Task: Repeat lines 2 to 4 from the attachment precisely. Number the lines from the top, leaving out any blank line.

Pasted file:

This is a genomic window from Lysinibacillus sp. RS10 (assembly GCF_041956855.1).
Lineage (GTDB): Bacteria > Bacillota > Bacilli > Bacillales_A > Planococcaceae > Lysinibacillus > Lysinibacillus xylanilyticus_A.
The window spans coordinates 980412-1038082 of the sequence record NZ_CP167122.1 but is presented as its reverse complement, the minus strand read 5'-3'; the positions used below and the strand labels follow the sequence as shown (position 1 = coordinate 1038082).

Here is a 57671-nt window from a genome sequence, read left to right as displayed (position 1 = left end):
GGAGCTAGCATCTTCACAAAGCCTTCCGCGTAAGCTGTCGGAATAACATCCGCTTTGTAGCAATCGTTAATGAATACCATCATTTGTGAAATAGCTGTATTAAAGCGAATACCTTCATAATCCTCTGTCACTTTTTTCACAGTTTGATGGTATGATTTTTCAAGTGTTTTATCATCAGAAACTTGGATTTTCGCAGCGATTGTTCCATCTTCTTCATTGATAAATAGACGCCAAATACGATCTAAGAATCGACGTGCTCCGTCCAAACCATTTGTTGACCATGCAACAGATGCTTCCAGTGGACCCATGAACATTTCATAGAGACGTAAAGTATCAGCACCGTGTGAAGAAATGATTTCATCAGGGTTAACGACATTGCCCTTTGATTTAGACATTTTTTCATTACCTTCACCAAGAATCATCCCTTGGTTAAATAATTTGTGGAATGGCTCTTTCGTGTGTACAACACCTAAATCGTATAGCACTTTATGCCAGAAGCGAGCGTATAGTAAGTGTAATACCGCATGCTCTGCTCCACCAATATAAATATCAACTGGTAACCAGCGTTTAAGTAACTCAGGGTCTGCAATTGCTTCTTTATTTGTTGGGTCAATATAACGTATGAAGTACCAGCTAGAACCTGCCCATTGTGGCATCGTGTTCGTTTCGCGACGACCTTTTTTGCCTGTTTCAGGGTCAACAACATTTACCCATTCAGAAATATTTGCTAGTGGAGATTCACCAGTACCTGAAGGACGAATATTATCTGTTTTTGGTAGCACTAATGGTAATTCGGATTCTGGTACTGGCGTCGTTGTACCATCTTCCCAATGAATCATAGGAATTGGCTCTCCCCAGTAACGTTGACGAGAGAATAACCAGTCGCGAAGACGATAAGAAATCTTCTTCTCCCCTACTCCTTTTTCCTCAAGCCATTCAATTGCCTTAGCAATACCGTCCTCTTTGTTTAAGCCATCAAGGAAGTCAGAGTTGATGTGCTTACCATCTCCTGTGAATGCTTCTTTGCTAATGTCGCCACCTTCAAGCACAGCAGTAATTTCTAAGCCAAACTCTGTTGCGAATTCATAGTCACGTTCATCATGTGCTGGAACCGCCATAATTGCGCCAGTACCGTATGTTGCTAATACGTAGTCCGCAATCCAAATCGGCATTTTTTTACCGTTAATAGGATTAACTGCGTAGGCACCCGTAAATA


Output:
Lineage (GTDB): Bacteria > Bacillota > Bacilli > Bacillales_A > Planococcaceae > Lysinibacillus > Lysinibacillus xylanilyticus_A.
The window spans coordinates 980412-1038082 of the sequence record NZ_CP167122.1 but is presented as its reverse complement, the minus strand read 5'-3'; the positions used below and the strand labels follow the sequence as shown (position 1 = coordinate 1038082).

Here is a 57671-nt window from a genome sequence, read left to right as displayed (position 1 = left end):